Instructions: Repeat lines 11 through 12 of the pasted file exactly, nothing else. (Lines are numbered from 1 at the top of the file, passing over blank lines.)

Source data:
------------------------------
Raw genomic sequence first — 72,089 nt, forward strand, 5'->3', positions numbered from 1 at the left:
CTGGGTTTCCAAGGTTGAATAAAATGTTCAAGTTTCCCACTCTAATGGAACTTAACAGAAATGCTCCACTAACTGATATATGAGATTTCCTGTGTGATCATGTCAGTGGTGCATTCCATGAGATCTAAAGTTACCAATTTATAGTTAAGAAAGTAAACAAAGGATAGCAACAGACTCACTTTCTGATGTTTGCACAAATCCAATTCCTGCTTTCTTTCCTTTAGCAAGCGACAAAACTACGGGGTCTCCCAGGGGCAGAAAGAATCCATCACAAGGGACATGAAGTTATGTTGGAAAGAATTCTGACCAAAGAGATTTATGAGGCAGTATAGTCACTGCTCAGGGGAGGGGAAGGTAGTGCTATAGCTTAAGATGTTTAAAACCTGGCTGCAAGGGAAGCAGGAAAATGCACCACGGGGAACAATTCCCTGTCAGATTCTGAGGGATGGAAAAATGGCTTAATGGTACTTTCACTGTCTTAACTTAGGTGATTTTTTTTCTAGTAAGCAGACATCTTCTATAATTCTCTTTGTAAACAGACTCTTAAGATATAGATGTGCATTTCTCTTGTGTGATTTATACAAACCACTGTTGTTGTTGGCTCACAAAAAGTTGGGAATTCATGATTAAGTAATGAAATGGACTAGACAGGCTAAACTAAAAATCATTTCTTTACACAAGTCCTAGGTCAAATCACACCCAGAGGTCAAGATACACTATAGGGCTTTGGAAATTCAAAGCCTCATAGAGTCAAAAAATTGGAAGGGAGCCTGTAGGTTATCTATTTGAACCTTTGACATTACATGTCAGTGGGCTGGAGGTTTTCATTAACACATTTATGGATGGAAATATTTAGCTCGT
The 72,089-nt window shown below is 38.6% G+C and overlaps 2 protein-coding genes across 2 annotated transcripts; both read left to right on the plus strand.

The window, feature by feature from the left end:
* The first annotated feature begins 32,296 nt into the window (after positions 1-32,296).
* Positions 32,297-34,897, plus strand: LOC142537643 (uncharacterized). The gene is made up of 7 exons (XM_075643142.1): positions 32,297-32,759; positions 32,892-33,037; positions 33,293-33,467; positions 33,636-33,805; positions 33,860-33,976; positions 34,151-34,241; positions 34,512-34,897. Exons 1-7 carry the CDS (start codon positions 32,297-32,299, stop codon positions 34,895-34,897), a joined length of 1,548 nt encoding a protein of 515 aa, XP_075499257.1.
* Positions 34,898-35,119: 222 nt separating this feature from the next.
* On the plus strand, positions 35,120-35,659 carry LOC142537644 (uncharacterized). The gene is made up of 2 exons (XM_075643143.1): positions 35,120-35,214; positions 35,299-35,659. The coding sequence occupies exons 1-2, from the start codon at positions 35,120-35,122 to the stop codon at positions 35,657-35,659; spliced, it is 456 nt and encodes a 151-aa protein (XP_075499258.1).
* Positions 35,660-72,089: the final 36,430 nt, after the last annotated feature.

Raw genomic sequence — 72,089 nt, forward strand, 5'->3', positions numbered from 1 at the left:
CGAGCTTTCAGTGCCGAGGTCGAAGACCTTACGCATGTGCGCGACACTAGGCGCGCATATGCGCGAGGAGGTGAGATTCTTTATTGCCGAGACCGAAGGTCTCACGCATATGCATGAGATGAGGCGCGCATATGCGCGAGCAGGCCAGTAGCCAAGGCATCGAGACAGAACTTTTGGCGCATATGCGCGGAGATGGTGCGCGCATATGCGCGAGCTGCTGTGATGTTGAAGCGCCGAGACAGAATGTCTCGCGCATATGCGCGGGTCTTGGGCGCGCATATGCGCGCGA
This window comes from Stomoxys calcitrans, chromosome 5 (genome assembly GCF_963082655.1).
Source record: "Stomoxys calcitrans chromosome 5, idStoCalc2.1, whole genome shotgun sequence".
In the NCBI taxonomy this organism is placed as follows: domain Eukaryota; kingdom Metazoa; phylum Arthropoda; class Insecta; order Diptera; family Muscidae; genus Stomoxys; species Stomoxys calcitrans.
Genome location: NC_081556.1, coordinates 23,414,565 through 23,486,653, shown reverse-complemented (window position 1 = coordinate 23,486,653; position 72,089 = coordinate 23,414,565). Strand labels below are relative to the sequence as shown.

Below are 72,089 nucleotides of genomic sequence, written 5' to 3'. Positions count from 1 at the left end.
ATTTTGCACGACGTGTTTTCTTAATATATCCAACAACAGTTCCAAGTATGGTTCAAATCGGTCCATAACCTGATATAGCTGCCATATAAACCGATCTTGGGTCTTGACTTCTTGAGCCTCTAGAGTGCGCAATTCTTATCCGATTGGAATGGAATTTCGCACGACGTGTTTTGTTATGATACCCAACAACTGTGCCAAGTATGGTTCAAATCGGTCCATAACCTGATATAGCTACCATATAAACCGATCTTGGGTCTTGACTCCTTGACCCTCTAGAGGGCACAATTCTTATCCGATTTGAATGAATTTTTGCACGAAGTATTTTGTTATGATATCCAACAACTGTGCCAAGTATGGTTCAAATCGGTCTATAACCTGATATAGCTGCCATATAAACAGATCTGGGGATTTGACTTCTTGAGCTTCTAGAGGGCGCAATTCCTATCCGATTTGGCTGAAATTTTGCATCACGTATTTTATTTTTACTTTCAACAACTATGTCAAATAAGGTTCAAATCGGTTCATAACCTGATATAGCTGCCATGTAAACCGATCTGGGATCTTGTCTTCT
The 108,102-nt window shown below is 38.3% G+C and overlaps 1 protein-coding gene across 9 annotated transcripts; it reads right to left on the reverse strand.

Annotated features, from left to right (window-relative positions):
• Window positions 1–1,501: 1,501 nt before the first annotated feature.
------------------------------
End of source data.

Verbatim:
CGAGCTTTCAGTGCCGAGGTCGAAGACCTTACGCATGTGCGCGACACTAGGCGCGCATATGCGCGAGGAGGTGAGATTCTTTATTGCCGAGACCGAAGGTCTCACGCATATGCATGAGATGAGGCGCGCATATGCGCGAGCAGGCCAGTAGCCAAGGCATCGAGACAGAACTTTTGGCGCATATGCGCGGAGATGGTGCGCGCATATGCGCGAGCTGCTGTGATGTTGAAGCGCCGAGACAGAATGTCTCGCGCATATGCGCGGGTCTTGGGCGCGCATATGCGCGCGA
This window comes from Stomoxys calcitrans, chromosome 5 (genome assembly GCF_963082655.1).